Keeping your firearms secure is critical if you have kids in the home. If you don’t, it is still essential you know basic firearm safety rules to ensure your safety and that of everyone around you.

We consulted a panel of experts on firearm safety to advise us on the basic firearm safety rules civilians need to practice. Our panel includes;

  • Chief Deputy (Ret) Jay Six, executive-in-residence at The Institute for Law Enforcement Administration at The Center for American and International Law,
  • Gene Petrino, the Co-Owner of Survival Response LLC.,
  • Ares Borg, a long-time counterintelligence officer and police associate.

Gene Petrino is the Co-Owner of Survival Response LLC. One of their services is firearms instruction from beginner to advanced. Gene has been featured in Forbes regarding mass shootings and would love to talk about gun safety;

While there are many safety rules for handling firearms, the most critical one is ‘Always assume a gun is loaded.’ All other rules merely build on this one.

Firearm safety rules are, in fact, designed to build upon each other. This redundancy helps prevent needless accidents and deaths. Take the second rule, ‘never point a gun at anything you do not intend to destroy.’ If you disregard the first rule, the second will ensure you do not point a loaded firearm at anyone.

Ares Borg is a long-time counterintelligence officer and police associate combating drug trafficking who also has war experiences. After retirement, Ares released five crime stories on Amazon. According to Ares…

The primary safety rules of firearms for non-law enforcement officers are; Procurement of weapons is essential. The short weapons, drum revolvers, are best, as they are less likely to self-injury than automatic and semi-automatic pistols. Pistols are thinner and easier to conceal in a suit, but they are more dangerous because it is easier to forget to insure the gun. There is no problem with a revolver. It is crucial to lock the weapon well and thus prevent access to the family, especially children. 

Children should never play with firearms. The owner must not lend his gun to anyone for any reason. Shooting and training should be strictly limited to secured shooting ranges. The pipe must not be turned towards another person, except in particular danger to life. But these are extraordinary cases. 

Weapons cleaning and maintenance are critical. If the firearm is aimed at you, particular caution is required, without any movement. The defense is an excellent danger; defense can only be attempted by specially trained specific experts in the military and police. The probability of success is minimal because the trigger time is short.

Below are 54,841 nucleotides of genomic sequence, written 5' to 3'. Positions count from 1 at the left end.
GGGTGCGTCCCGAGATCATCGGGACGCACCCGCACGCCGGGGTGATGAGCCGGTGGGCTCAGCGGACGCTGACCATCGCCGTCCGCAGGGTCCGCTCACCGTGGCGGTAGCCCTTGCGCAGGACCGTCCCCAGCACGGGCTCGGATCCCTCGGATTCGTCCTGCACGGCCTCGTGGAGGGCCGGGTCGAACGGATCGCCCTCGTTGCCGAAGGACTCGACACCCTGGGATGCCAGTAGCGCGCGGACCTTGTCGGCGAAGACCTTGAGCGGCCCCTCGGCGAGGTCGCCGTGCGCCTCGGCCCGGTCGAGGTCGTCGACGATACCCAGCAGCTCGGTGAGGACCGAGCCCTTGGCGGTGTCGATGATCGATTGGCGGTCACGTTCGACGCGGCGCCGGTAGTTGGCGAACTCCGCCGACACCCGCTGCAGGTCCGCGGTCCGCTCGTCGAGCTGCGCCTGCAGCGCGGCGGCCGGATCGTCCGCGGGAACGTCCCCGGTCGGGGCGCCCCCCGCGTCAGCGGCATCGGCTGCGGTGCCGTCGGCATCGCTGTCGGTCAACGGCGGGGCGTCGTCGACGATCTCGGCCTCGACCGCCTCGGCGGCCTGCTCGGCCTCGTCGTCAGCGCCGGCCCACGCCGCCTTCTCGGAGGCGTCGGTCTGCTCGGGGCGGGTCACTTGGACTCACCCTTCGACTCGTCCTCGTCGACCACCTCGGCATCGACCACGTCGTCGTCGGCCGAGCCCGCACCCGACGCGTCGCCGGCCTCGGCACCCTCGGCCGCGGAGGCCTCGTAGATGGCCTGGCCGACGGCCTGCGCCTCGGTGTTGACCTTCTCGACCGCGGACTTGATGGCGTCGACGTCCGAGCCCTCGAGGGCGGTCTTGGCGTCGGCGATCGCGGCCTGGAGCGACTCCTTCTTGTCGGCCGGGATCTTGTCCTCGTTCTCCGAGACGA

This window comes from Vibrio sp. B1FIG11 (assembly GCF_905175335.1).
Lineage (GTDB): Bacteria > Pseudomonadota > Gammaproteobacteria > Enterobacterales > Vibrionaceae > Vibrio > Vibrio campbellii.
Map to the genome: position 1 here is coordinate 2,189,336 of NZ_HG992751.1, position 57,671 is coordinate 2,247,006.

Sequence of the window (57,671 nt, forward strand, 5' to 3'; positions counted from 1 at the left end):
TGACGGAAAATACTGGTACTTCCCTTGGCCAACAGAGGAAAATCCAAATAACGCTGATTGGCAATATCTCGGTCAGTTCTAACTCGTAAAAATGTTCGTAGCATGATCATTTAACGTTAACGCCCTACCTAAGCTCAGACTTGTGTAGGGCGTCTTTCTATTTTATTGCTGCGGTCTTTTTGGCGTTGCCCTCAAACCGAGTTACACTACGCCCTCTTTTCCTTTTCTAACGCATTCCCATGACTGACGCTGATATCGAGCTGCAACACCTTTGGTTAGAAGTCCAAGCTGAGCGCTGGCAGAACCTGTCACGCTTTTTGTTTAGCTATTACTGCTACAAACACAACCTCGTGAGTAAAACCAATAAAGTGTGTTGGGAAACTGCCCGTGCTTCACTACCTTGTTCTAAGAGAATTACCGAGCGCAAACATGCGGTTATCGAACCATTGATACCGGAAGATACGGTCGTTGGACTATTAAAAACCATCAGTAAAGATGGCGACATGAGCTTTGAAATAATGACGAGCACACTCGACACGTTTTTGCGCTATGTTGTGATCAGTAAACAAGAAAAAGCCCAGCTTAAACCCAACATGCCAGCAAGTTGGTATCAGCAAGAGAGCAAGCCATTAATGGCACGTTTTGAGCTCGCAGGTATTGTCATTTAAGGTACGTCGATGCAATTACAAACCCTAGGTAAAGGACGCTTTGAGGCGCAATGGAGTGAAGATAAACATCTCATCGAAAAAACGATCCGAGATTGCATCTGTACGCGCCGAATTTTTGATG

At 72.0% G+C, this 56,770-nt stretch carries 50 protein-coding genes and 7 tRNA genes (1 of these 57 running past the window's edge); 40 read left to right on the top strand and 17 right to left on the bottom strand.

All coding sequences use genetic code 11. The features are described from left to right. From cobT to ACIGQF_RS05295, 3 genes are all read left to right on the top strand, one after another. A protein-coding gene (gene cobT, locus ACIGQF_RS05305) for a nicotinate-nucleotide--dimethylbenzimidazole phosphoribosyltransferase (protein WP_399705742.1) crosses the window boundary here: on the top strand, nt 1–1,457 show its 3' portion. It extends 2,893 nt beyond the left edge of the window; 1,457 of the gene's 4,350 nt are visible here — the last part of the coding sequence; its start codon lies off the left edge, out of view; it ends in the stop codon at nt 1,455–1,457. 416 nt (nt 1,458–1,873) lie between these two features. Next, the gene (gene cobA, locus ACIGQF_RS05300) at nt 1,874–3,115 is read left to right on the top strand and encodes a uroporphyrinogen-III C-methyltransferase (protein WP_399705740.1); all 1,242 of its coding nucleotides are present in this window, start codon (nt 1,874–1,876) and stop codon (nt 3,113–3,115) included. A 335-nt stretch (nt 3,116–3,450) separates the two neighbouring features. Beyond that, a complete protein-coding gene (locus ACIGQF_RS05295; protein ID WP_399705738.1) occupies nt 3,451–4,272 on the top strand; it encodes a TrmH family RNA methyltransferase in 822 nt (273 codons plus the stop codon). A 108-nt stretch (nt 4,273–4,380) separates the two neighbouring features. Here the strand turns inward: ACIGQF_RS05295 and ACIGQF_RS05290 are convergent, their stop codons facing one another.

For self-defense, I recommend a small derringer with two barrels that carry only two caliber .38 SP bullets. It is a small but powerful weapon.  

Chief Deputy (Ret) Jay Six, executive-in-residence at The Institute for Law Enforcement Administration at The Center for American and International Law. Jay served 40 years as a Texas peace officer and recognizes as both a law enforcement official and father/grandfather full well the importance of ensuring firearms don’t fall into the wrong hands. According to Jay…

The first and primary rule is to store the weapon safely, unloaded, and fitted with a gun lock at home. At best, that means in a gun safe or locking gun cabinet. Ammunition should be stored away from where the weapon is kept and secured under lock and key. An ammo storage box with a padlock is effective. Several states have statutes that require firearms and ammunition to be securely stored to prevent access by children.

But what about keeping a gun ready for self-defense? Suppose a person wants to keep a loaded weapon available but not accessible to children or others. In that case, there are a wide variety of small gun safes that will accommodate a single handgun. Many of those safes use a punch code or biometric lock system. A few even have furniture or decorative look, so they provide a less industrial appearance.

Long guns, like shotguns and rifles, are harder to store, conceal, and keep secure. Here again, a gun safe or cabinet can lock away rifles and shotguns. The same rules apply to shotgun or rifle ammunition. Some companies make under-bed locking cases that provide reasonable access with enough security to prevent unauthorized opening.

If you carry a handgun, use a sturdy and secure holster to maintain control of your gun. You should be able to draw and re-holster without looking. It is imperative to develop the habit of locking your gun away after every carry. Never leave a gun unsecured, laying out in the open, or merely in a nightstand drawer. Responsible gun owners are serious about gun safety. 

Korey Rex